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Is Zoetis (NYSE:ZTS) Using Too Much Debt?

The external fund manager backed by Berkshire Hathaway's Charlie Munger, Li Lu, makes no bones about it when he says 'The biggest investment risk is not the volatility of prices, but whether you will suffer a permanent loss of capital.' So it seems the smart money knows that debt - which is usually involved in bankruptcies - is a very important factor, when you assess how risky a company is. We note that Zoetis Inc. (NYSE:ZTS) does have debt on its balance sheet. But the real question is whether this debt is making the company risky.

What Risk Does Debt Bring?

Debt assists a business until the business has trouble paying it off, either with new capital or with free cash flow. Part and parcel of capitalism is the process of 'creative destruction' where failed businesses are mercilessly liquidated by their bankers. However, a more usual (but still expensive) situation is where a company must dilute shareholders at a cheap share price simply to get debt under control. Of course, debt can be an important tool in businesses, particularly capital heavy businesses. The first step when considering a company's debt levels is to consider its cash and debt together.

Check out our latest analysis for Zoetis

What Is Zoetis's Debt?

The chart below, which you can click on for greater detail, shows that Zoetis had US$6.59b in debt in June 2023; about the same as the year before. However, because it has a cash reserve of US$1.72b, its net debt is less, at about US$4.87b.

debt-equity-history-analysis
debt-equity-history-analysis

A Look At Zoetis' Liabilities

The latest balance sheet data shows that Zoetis had liabilities of US$1.77b due within a year, and liabilities of US$7.36b falling due after that. On the other hand, it had cash of US$1.72b and US$1.32b worth of receivables due within a year. So its liabilities total US$6.09b more than the combination of its cash and short-term receivables.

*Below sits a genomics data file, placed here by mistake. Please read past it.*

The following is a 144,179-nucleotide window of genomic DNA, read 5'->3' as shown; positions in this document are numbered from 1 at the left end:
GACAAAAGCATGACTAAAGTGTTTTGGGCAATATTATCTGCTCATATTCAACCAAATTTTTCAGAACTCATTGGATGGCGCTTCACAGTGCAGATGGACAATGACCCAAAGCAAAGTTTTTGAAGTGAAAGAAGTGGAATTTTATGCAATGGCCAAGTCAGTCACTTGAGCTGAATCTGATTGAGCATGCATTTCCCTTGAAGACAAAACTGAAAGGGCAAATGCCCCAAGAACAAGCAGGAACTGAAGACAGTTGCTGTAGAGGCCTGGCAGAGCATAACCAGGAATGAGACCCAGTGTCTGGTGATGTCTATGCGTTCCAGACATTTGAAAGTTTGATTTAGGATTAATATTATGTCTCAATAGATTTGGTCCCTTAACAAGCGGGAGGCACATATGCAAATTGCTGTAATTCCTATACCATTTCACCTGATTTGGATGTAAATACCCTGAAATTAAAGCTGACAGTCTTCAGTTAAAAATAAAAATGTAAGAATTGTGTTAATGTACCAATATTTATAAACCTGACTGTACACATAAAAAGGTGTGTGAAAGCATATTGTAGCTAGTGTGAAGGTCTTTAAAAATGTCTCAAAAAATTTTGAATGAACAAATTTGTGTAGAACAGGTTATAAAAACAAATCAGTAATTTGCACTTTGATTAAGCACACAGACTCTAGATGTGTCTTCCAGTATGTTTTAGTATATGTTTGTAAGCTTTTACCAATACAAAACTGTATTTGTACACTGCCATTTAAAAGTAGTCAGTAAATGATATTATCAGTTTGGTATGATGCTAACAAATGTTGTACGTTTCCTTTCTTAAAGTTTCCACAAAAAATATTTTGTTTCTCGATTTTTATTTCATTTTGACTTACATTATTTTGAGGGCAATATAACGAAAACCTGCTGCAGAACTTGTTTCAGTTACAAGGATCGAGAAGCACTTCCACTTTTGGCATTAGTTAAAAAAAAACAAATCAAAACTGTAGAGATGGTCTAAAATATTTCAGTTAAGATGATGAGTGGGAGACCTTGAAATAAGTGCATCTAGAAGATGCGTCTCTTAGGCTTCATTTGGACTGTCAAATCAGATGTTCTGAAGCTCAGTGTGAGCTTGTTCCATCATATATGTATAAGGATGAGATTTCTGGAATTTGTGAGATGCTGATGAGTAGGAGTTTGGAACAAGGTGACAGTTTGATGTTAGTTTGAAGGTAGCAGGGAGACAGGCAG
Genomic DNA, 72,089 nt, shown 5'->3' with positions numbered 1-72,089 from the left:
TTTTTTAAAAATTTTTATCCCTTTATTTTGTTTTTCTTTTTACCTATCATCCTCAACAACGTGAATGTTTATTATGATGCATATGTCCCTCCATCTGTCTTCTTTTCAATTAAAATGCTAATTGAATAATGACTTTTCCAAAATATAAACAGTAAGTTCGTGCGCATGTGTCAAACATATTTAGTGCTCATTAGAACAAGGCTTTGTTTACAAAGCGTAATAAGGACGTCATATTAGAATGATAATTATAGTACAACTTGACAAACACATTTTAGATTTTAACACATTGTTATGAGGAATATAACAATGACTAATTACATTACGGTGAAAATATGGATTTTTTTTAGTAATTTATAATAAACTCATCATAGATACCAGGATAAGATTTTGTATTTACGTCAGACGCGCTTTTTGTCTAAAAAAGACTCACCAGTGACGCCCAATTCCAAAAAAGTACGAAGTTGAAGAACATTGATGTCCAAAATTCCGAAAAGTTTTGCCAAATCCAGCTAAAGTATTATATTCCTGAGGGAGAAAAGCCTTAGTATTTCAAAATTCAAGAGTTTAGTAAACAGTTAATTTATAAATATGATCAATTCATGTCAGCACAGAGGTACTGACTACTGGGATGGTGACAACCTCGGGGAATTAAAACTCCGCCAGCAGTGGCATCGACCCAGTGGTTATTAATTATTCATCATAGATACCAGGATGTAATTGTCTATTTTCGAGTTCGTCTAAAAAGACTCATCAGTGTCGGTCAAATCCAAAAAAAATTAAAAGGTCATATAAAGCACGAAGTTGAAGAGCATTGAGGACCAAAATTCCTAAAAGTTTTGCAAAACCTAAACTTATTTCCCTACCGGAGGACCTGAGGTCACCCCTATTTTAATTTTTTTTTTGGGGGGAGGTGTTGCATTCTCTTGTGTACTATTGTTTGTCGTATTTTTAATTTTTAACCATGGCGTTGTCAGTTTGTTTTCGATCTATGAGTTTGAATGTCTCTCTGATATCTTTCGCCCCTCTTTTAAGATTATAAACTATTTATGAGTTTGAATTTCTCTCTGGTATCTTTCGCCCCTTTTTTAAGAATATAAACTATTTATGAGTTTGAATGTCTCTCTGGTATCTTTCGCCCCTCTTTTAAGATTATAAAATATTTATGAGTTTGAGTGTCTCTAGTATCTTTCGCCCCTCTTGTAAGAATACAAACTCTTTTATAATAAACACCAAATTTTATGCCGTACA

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Of course, Zoetis has a titanic market capitalization of US$83.0b, so these liabilities are probably manageable. Having said that, it's clear that we should continue to monitor its balance sheet, lest it change for the worse.

We measure a company's debt load relative to its earnings power by looking at its net debt divided by its earnings before interest, tax, depreciation, and amortization (EBITDA) and by calculating how easily its earnings before interest and tax (EBIT) cover its interest expense (interest cover). Thus we consider debt relative to earnings both with and without depreciation and amortization expenses.

Zoetis's net debt is only 1.4 times its EBITDA. And its EBIT covers its interest expense a whopping 21.8 times over. So you could argue it is no more threatened by its debt than an elephant is by a mouse. The good news is that Zoetis has increased its EBIT by 4.8% over twelve months, which should ease any concerns about debt repayment. There's no doubt that we learn most about debt from the balance sheet. But ultimately the future profitability of the business will decide if Zoetis can strengthen its balance sheet over time. So if you're focused on the future you can check out this free report showing analyst profit forecasts.

Finally, a company can only pay off debt with cold hard cash, not accounting profits. So the logical step is to look at the proportion of that EBIT that is matched by actual free cash flow. Over the most recent three years, Zoetis recorded free cash flow worth 52% of its EBIT, which is around normal, given free cash flow excludes interest and tax. This cold hard cash means it can reduce its debt when it wants to.

Our View

Zoetis's interest cover suggests it can handle its debt as easily as Cristiano Ronaldo could score a goal against an under 14's goalkeeper. And we also thought its net debt to EBITDA was a positive. When we consider the range of factors above, it looks like Zoetis is pretty sensible with its use of debt. While that brings some risk, it can also enhance returns for shareholders. When analysing debt levels, the balance sheet is the obvious place to start. But ultimately, every company can contain risks that exist outside of the balance sheet. These risks can be hard to spot. Every company has them, and we've spotted 1 warning sign for Zoetis you should know about.

If you're interested in investing in businesses that can grow profits without the burden of debt, then check out this free list of growing businesses that have net cash on the balance sheet.

Have feedback on this article? Concerned about the content? Get in touch with us directly. Alternatively, email editorial-team (at) simplywallst.com.

This article by Simply Wall St is general in nature. We provide commentary based on historical data and analyst forecasts only using an unbiased methodology and our articles are not intended to be financial advice. It does not constitute a recommendation to buy or sell any stock, and does not take account of your objectives, or your financial situation. We aim to bring you long-term focused analysis driven by fundamental data. Note that our analysis may not factor in the latest price-sensitive company announcements or qualitative material. Simply Wall St has no position in any stocks mentioned.